The Captive and the Gift

The Captive and the Gift: Cultural Histories of Sovereignty in Russia and the Caucasus

Bruce Grant
Copyright Date: 2009
Edition: 1
Published by: Cornell University Press
Pages: 216
  • Cite this Item
  • Book Info
    The Captive and the Gift
    Book Description:

    The Caucasus region of Eurasia, wedged in between the Black and Caspian Seas, encompasses the modern territories of Armenia, Azerbaijan, and Georgia, as well as the troubled republic of Chechnya in southern Russia. A site of invasion, conquest, and resistance since the onset of historical record, it has earned a reputation for fearsome violence and isolated mountain redoubts closed to outsiders. Over extended efforts to control the Caucasus area, Russians have long mythologized stories of their countrymen taken captive by bands of mountain brigands.

    In The Captive and the Gift, the anthropologist Bruce Grant explores the long relationship between Russia and the Caucasus and the means by which sovereignty has been exercised in this contested area. Taking his lead from Aleksandr Pushkin's 1822 poem "Prisoner of the Caucasus," Grant explores the extraordinary resonances of the themes of violence, captivity, and empire in the Caucasus through mythology, poetry, short stories, ballet, opera, and film. Grant argues that while the recurring Russian captivity narrative reflected a wide range of political positions, it most often and compellingly suggested a vision of Caucasus peoples as thankless, lawless subjects of empire who were unwilling to acknowledge and accept the gifts of civilization and protection extended by Russian leaders.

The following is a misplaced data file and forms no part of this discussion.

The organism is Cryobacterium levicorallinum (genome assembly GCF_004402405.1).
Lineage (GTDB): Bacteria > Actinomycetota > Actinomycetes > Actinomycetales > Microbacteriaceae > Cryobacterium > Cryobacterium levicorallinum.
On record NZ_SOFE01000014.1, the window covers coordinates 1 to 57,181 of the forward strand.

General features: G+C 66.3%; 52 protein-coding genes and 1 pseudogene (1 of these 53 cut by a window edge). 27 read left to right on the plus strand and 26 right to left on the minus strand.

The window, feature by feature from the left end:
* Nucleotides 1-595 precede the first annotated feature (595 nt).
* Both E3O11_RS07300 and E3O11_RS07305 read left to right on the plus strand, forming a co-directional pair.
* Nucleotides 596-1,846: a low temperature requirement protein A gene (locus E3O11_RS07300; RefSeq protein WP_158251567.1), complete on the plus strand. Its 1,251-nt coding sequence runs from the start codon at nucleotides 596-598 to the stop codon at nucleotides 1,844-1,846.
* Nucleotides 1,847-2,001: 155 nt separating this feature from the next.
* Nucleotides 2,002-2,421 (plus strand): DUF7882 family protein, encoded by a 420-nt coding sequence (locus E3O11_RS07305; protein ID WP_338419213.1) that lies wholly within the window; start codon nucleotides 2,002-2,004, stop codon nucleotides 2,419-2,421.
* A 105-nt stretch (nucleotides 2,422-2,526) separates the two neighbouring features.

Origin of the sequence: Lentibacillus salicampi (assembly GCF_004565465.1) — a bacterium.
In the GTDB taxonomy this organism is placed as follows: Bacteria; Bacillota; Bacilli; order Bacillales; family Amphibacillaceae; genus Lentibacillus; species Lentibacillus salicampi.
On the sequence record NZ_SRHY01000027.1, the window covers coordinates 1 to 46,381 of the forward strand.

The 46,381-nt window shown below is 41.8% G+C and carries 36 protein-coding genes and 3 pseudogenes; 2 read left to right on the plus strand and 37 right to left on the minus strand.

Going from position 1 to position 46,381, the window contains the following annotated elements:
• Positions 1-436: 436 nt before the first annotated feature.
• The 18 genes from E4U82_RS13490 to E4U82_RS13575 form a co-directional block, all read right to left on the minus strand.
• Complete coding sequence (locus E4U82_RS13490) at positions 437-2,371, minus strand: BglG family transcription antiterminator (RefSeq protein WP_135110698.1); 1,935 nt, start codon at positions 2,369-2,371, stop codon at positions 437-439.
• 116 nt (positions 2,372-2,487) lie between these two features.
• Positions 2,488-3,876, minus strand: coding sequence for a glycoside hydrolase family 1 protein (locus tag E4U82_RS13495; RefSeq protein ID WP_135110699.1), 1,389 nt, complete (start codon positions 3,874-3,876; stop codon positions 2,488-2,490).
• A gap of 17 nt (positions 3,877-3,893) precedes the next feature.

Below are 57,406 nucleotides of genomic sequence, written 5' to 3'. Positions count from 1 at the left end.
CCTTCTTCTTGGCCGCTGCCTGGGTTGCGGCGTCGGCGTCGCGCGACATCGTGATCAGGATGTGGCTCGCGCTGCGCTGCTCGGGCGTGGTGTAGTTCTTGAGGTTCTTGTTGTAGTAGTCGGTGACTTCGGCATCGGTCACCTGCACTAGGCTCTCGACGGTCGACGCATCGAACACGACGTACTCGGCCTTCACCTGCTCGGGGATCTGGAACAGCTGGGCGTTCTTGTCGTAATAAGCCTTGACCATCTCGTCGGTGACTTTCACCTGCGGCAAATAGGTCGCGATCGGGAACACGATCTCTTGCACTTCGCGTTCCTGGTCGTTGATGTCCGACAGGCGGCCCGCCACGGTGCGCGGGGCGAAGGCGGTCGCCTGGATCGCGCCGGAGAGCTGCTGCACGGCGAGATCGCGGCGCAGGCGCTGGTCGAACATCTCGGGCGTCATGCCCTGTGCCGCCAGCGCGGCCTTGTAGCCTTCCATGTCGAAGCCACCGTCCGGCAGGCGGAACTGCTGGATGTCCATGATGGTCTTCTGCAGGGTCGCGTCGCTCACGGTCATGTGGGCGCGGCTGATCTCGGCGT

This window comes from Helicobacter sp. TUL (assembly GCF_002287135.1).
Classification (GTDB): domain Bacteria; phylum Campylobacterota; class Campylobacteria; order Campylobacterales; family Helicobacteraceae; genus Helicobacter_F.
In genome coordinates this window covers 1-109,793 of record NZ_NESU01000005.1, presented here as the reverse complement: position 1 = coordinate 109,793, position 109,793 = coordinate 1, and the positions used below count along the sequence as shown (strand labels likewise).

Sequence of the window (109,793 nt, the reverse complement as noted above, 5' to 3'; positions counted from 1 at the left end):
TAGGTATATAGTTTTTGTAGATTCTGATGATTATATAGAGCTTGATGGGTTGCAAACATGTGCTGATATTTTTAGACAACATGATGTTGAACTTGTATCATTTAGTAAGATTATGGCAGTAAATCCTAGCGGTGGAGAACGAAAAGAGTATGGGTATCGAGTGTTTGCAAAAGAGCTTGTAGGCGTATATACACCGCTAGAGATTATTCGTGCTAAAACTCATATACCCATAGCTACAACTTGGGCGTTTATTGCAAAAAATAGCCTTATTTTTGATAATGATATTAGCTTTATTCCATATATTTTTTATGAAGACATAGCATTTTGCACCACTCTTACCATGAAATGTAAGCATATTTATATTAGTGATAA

Drawing on years of field and archival research, Grant moves beyond myth and mass culture to suggest how real-life Caucasus practices of exchange, by contrast, aimed to control and diminish rather than unleash and increase violence. The result is a historical anthropology of sovereign forms that underscores how enduring popular narratives and close readings of ritual practices can shed light on the management of pluralism in long-fraught world areas.

    eISBN: 978-0-8014-6019-7
    Subjects: History

Table of Contents

  1. Front Matter
    (pp. i-vi)
  2. Table of Contents
    (pp. vii-viii)
  3. Preface
    (pp. ix-xviii)
  4. Acknowledgments
    (pp. xix-xxi)
  5. [Map]
    (pp. xxii-xxiv)
  6. 1 Promethean Beginnings
    (pp. 1-18)

    The classic political theory of Hobbes, Locke, and Rousseau long ago focused on the kinds of social contracts inherent in sovereign rule, where sovereignty itself might be thought of simply as “supremacy” with respect to leadership—the established right to rule over others through force, custom, or law. Talk of contracts invites consideration of broad, structural dimensions to which so many studies of sovereignty have confined themselves—the absolutisms of collective good, the legitimacies and necessities of monopolies over the use of force—yet as many scholars have noted, we see less attention to how sovereignty actually operates, how such...

  7. 2 Histories of Encounter, Raidings, and Trade
    (pp. 19-42)

    Historians of the Caucasus have long labored to find just the right metaphors to suggest Russia’s long series of encounters in the Caucasus region. The entrance of Russian forces into the diminished Persian realms of the South Caucasus on the heels of Peter the Great’s decisive victory over Sweden was intended to constitute another Russian success story in the early eighteenth century. Yet it soon became known among Russian publics as the proverbial kavkazskii uzel, or “Caucasian knot,” a tightly wound problem, hard to understand, harder to undo, and very man-made. “From the very beginning,” the Russian historian Lazarev wrote,...